We generally use the word “stress” when we feel that everything seems to have become too much – we are overloaded and wonder whether we really can cope with the pressures placed upon us.
Anything that poses a challenge or a threat to our well-being is a stress. Some stresses get you going and they are good for you – without any stress at all many say our lives would be boring and would probably feel pointless. However, when the stresses undermine both our mental and physical health they are bad. In this text we shall be focusing on stress that is bad for you.
Fight or Flight Response
Part of your response to a challenge is physiological and affects your physical state. When faced with a challenge or a threat, your body activates resources to protect you – to either get away as fast as you can, or fight.
If you are upstairs at home and an earthquake starts, the faster you can get yourself and your family out the more likely you are all to survive. If you need to save somebody’s life during that earthquake, by lifting a heavy weight that has fallen on them, you will need components in your body to be activated to give you that extra strength – that extra push.
Our fight-or-flight response is our body’s sympathetic nervous system reacting to a stressful event. Our body produces larger quantities of the chemicals cortisol, adrenaline and noradrenaline, which trigger a higher heart rate, heightened muscle preparedness, sweating, and alertness – all these factors help us protect ourselves in a dangerous or challenging situation.
Non-essential body functions slow down, such as our digestive and immune systems when we are in fight-or flight response mode. All resources can then be concentrated on rapid breathing, blood flow, alertness and muscle use.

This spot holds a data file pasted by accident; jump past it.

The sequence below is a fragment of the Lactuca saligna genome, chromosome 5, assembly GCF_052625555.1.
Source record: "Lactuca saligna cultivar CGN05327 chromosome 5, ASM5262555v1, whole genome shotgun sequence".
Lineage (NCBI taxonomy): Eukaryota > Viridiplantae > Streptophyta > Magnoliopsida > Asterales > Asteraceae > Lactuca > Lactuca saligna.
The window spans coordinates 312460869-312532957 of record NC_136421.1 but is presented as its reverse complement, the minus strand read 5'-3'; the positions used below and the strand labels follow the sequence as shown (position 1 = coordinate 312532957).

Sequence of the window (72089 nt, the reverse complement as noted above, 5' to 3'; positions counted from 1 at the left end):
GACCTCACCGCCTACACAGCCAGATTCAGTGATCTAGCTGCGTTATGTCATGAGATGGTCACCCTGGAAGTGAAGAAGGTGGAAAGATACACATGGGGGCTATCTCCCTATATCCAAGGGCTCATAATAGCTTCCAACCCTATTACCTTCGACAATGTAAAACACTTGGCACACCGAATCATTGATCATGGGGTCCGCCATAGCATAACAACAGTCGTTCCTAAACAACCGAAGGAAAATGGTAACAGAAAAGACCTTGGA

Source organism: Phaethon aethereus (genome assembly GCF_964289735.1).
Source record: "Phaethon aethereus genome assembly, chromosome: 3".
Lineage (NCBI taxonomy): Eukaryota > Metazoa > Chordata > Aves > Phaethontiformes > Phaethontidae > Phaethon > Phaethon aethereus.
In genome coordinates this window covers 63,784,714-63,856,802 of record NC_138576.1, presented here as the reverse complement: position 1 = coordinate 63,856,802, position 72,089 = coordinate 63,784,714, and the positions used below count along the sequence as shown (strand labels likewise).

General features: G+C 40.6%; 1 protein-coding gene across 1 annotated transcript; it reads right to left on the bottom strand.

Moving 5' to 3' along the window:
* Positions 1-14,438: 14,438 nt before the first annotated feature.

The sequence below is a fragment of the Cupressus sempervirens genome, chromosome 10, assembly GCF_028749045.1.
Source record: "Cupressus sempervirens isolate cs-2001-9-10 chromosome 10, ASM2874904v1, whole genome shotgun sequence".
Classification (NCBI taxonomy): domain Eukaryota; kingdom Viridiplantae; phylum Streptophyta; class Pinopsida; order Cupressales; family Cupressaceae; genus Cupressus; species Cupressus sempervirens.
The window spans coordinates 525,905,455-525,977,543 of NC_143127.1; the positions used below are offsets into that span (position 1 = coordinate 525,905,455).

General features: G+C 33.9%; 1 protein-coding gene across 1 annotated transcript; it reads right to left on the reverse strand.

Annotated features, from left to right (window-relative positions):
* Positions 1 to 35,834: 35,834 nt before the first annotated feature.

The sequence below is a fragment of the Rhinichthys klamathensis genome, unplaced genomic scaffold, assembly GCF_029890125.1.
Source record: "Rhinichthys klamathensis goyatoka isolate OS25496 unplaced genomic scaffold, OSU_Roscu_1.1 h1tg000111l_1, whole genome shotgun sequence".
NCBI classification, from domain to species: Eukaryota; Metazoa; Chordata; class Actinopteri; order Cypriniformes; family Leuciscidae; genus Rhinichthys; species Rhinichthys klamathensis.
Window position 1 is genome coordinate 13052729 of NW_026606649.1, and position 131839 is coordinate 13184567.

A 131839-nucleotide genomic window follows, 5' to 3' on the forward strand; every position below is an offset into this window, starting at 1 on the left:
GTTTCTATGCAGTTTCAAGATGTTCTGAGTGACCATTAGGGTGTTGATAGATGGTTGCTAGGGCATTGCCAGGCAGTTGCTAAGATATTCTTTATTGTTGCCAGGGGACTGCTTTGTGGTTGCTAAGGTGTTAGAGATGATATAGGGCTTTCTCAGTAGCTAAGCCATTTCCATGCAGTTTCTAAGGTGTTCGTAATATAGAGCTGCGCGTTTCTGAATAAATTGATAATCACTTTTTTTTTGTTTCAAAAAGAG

When we are stressed the following happens:
- § Blood pressure rises
- § Breathing becomes more rapid
- § Digestive system slows down
- § Heart rate (pulse) rises
- § Immune system goes down
- § Muscles become tense
- § We do not sleep (heightened state of alertness)
Most of us have varying interpretations of what stress is about. What really matters are our thoughts about the situations in which we find ourselves.
We are continually sizing up situations that confront us in life. We assess each situation, deciding whether something is a threat, how we can deal with it and what resources we can use. If we conclude that the required resources needed to effectively deal with a situation are beyond what we have available, we say that that situation is stressful – and we react with a classical stress response. On the other hand, if we decide our available resources and skills are more than enough to deal with a situation, it is not seen as stressful to us.